“We have to create an atmosphere of inclusion, and that’s difficult to do when you have 32 privately-held companies, which may not agree with the avenue for more minorities to be involved in ownership,” said United Beverage Company president Deron Cherry, who became the NFL’s first black limited partner in a team when he bought a stake in the expansion Jacksonville Jaguars in 1993.
The former Kansas City Chiefs star believes more representation within ownership groups can lead to identifying more diverse prospective buyers who have the wealth to become majority owners. But like all NFL limited partners, one must be invited to join the group.
“[Diversity within ownership groups is] certainly something that the league is supportive of. When we’ve had prospective transactions, we’re really encouraging the selling franchises to ensure that the new ownership group includes minority representation,” Chiefs CEO and chairman Clark Hunt said at the NFL spring owners’ meetings. “When you look at the history of the league, there’s a lot of controlling owners who came in as minority owners first. That’s a really smart, logical step that hopefully over time will diversify the ownership room.”
Pending league approval, Ariel Investments co-CEO Mellody Hobson will be the next minority to have limited ownership status in the NFL, as part of the Broncos’ new ownership group. She will join a small group of black limited partners in the NFL, which includes former players Warrick Dunn (Atlanta Falcons) and John Stallworth (Pittsburgh Steelers). It’s unclear if the Starbucks board chair wants to stay in her limited partner role long-term or if she aspires to become a majority owner (her husband, filmmaker George Lucas, is worth more than $5 billion).
Each of the three main finalist groups for the Broncos included a minority, including Magic Johnson and Clearlake Capital co-founder José Feliciano. The NFL declined to comment on if it viewed the sale as a success in its push for diversity since the transaction still needs to be approved by a majority of owners (though no hiccups are expected).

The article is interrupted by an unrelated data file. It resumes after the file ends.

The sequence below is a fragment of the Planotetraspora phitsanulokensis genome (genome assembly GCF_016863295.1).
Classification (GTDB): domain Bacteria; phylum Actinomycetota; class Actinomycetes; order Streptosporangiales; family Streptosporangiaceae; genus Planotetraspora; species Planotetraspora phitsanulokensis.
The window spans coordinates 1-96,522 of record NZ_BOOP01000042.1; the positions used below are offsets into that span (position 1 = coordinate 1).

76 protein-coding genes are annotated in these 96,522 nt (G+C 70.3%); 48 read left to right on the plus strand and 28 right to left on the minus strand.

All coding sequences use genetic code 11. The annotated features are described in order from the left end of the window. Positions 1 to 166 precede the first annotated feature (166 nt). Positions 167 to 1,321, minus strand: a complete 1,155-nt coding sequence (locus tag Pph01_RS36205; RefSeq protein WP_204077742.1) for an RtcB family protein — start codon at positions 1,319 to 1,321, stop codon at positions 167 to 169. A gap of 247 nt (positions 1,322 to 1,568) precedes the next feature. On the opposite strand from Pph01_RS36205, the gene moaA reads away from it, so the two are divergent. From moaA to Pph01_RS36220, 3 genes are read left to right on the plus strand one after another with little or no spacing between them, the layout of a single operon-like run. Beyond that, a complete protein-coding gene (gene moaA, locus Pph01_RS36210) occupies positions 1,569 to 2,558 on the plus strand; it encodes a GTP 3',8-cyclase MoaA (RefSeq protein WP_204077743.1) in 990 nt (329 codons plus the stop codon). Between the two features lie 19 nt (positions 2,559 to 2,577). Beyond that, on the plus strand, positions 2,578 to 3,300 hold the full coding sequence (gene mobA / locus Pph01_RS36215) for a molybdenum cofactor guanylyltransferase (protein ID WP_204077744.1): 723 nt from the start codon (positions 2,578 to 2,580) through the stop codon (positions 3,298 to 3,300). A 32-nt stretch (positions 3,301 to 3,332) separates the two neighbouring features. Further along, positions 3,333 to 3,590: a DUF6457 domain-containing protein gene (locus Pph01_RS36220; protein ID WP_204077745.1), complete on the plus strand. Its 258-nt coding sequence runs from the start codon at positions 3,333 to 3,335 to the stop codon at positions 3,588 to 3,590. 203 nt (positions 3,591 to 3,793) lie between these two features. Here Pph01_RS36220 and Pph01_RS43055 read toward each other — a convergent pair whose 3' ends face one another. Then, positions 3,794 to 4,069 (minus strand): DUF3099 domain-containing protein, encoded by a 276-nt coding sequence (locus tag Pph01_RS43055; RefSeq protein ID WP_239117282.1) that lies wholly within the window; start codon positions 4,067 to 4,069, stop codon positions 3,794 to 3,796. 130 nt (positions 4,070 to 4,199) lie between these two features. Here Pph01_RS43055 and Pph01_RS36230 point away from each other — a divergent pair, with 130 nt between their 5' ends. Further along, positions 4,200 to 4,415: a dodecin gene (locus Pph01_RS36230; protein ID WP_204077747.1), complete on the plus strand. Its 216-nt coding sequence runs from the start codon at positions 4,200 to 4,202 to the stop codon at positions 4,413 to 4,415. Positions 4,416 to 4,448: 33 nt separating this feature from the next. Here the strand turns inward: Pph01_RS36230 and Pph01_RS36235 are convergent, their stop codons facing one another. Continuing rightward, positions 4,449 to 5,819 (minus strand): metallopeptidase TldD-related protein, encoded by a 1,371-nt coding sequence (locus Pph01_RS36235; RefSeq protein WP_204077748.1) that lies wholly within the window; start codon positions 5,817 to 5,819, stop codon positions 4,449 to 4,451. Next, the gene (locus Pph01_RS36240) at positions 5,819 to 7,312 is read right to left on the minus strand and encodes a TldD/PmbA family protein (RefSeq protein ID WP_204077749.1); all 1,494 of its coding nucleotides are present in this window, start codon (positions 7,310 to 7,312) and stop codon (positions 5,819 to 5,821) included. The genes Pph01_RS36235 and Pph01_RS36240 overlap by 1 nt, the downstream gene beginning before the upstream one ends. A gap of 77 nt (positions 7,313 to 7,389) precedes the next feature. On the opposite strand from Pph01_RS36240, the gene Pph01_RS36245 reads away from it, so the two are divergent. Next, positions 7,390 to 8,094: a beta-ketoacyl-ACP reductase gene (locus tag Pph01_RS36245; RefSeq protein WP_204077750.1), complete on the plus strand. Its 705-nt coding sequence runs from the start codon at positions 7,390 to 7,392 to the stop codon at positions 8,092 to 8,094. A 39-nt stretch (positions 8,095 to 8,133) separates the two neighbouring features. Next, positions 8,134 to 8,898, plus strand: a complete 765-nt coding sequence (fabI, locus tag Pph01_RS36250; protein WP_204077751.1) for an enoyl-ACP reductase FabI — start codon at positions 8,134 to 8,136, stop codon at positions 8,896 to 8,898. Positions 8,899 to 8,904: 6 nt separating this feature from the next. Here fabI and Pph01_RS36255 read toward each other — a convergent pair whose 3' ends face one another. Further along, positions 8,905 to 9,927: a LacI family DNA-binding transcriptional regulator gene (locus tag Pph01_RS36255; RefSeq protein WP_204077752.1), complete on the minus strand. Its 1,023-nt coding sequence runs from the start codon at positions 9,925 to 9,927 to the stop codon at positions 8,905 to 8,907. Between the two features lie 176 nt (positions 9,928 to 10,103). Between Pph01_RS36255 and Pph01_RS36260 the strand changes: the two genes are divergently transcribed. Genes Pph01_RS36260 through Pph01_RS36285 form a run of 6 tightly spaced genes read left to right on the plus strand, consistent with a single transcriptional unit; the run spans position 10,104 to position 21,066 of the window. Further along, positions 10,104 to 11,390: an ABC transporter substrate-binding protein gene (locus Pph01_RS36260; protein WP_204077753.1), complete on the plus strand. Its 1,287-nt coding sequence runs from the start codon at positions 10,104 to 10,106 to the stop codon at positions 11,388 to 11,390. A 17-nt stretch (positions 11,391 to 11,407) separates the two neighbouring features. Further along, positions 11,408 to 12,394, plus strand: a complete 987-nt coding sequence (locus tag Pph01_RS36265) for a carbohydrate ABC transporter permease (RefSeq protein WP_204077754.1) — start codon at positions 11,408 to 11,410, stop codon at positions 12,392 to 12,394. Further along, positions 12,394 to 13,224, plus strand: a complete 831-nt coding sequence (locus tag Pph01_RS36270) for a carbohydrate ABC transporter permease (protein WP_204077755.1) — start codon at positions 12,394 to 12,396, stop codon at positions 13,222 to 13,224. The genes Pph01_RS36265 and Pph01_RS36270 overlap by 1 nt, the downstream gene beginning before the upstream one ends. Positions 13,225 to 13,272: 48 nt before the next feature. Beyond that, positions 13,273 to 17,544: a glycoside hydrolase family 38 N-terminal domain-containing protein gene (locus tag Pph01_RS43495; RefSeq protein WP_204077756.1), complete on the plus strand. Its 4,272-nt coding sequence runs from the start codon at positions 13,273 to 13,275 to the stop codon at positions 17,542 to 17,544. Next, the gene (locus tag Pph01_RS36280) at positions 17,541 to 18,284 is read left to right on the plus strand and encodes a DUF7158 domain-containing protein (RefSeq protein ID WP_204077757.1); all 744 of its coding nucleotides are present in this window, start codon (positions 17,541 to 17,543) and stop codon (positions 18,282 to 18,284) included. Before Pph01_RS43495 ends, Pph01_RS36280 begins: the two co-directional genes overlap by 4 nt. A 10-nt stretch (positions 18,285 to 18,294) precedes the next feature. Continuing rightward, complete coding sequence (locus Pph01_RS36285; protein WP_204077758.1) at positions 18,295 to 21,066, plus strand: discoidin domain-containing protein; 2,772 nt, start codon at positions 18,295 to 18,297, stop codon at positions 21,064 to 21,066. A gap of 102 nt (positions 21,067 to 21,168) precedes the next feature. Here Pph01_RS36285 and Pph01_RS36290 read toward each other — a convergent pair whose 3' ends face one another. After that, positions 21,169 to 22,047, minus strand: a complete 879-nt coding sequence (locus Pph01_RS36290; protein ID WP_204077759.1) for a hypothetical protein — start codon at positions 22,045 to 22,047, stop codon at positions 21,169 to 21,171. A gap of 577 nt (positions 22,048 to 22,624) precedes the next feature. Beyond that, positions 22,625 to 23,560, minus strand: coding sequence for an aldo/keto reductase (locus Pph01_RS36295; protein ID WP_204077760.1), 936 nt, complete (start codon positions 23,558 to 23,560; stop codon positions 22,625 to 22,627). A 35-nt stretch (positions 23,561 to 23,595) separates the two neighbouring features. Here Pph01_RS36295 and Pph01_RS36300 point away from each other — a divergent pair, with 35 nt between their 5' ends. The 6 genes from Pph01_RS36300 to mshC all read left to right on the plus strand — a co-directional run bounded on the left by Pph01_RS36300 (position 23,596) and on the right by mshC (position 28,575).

The reality remains that even purchasing a limited stake is becoming more expensive, which makes getting in the door more difficult, especially since part owners don’t usually see returns until the team sells years or sometimes even decades later.
“If they’re serious about increasing diversity in ownership, then there has to be more flexibility in what is required to achieve the threshold necessary to become an owner,” sports law professor Jeremi Duru said. “That will only be more important as the valuations continue to increase.”
More diversity among NFL owners could also help increase the number of minority head coaches and general managers, which the league is trying to address with the creation of its new accelerator program. Falcons owner Arthur Blank addressed the media during the program last month and championed the importance of improving diversity within leadership roles in the NFL. More black and brown faces at the table would increase the odds for minority candidates and put more pressure on owners during the screening process.
“We have to find some other ways to work this out, because the current situation is not working,” Cherry said.